You may also like

problem icon

Exploring Wild & Wonderful Number Patterns

EWWNP means Exploring Wild and Wonderful Number Patterns Created by Yourself! Investigate what happens if we create number patterns using some simple rules.

problem icon

I'm Eight

Find a great variety of ways of asking questions which make 8.

problem icon

Sending Cards

This challenge asks you to investigate the total number of cards that would be sent if four children send one to all three others. How many would be sent if there were five children? Six?


Stage: 2 Challenge Level: Challenge Level:1

sum: 1abcde multiplied by 3 equals abcde1.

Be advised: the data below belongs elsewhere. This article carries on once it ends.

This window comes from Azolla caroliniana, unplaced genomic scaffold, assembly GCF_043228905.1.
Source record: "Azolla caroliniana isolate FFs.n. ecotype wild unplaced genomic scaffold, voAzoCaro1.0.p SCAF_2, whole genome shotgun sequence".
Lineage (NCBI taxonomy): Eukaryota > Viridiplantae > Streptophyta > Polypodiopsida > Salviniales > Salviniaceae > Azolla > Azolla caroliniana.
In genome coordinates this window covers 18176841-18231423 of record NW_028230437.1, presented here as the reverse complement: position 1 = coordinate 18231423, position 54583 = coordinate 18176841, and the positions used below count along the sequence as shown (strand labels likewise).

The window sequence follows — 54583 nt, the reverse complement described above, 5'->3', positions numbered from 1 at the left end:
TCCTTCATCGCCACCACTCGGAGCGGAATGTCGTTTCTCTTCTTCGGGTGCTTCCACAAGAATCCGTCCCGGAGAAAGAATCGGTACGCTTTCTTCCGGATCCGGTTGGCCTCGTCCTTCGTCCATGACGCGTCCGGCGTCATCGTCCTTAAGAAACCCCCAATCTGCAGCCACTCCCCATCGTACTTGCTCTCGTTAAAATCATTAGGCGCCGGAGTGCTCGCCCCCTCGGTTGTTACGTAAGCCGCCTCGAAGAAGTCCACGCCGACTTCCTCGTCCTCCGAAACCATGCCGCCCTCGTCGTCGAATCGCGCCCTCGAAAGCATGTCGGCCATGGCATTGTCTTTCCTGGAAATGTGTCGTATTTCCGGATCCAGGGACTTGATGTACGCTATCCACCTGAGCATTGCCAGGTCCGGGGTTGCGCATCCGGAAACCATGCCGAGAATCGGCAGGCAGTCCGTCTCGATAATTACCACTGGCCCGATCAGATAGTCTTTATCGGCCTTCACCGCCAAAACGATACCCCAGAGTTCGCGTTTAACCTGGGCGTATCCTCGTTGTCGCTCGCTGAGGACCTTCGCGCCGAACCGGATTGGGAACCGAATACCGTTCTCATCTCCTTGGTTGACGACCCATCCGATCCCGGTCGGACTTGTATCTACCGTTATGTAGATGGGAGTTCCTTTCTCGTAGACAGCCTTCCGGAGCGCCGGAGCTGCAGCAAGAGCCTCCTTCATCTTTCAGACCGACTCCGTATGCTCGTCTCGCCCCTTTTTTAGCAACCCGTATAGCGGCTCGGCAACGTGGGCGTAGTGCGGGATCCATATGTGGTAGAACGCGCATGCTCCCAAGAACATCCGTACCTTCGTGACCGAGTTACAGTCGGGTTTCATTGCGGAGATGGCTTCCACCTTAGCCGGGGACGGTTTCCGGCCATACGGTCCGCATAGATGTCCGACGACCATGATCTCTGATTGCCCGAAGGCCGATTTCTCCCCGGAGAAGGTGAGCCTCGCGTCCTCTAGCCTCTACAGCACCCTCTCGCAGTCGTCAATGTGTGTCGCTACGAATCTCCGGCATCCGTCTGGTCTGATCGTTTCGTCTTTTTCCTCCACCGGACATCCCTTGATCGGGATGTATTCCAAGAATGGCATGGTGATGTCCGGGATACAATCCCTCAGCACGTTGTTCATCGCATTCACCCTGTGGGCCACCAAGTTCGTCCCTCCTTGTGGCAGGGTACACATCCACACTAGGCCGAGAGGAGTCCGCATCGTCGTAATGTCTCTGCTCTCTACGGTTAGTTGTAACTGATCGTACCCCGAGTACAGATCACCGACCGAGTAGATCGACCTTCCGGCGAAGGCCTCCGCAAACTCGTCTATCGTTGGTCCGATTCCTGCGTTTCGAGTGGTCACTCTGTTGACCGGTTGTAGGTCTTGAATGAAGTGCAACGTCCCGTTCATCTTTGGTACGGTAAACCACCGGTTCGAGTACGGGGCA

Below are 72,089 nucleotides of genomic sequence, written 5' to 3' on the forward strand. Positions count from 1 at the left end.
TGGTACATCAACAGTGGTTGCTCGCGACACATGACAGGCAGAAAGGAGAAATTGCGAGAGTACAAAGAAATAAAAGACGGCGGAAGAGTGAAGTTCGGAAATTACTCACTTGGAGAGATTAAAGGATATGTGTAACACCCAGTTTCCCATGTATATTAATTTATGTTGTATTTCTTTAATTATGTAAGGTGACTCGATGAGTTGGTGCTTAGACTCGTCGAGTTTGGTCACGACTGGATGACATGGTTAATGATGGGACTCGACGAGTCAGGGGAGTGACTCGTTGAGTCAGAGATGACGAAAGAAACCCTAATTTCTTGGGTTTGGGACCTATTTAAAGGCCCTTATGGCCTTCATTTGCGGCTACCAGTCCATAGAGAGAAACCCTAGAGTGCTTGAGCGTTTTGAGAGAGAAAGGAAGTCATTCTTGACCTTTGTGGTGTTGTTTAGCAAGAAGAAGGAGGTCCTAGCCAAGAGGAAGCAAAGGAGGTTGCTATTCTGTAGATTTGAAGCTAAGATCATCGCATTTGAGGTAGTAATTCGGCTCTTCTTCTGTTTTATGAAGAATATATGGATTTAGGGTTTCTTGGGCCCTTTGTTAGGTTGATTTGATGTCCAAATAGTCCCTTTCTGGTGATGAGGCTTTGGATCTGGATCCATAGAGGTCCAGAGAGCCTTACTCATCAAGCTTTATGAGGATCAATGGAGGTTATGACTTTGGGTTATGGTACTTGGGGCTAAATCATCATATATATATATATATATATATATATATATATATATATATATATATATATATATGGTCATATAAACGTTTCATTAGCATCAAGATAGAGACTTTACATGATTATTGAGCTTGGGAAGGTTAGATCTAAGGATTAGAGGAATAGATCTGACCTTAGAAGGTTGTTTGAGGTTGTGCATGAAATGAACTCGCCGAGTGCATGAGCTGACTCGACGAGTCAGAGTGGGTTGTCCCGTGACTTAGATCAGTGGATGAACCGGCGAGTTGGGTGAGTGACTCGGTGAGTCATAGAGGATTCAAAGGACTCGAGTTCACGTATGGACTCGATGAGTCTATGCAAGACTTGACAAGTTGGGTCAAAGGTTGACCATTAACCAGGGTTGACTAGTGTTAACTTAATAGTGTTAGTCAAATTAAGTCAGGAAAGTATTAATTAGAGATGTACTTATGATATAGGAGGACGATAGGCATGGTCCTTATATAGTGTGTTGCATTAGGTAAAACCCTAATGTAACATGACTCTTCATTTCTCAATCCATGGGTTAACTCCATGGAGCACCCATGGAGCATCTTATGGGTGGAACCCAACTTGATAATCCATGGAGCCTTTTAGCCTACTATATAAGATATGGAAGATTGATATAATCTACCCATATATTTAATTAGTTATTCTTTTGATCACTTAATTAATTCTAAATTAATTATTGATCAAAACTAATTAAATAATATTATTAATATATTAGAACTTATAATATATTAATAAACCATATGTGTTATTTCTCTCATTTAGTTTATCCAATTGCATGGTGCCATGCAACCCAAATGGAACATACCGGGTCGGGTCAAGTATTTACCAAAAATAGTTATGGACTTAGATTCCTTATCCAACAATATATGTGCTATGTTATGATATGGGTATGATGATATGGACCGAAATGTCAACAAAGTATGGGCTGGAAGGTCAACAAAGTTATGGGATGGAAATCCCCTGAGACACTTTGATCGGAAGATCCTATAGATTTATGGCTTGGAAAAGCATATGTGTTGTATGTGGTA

sum: 2fghij multiplied by 3 equals fghij2

Can you replace the letters with numbers?
Is there only one solution in each case?

Once you've had a chance to think about it, click below to see how two different pupils began working on the task.

Here is Abdullah's work:

"For each problem I first looked to find a number that would make the ones column accurate, then I substituted the number for the answer in the tens column and then continued the process until the calculation was complete."


Joshua wrote:

"I wrote out single digit multiples of three up to 9 because each letter was one digit. I noticed that the numbers 1 to 9 only appeared once in the ones column of the answers. I looked at the question and realised that 3 x e had to be 21 because it was the only answer ending in 1. This meant that e had to be 7.

I carried the 2 and took it from 7 (the other e) and got 5. So d x 3 had to end in 5 which meant d had to be 5 because 5 x 3 = 15. I then repeated the process."


Can you take each of these starting ideas and develop it into a solution?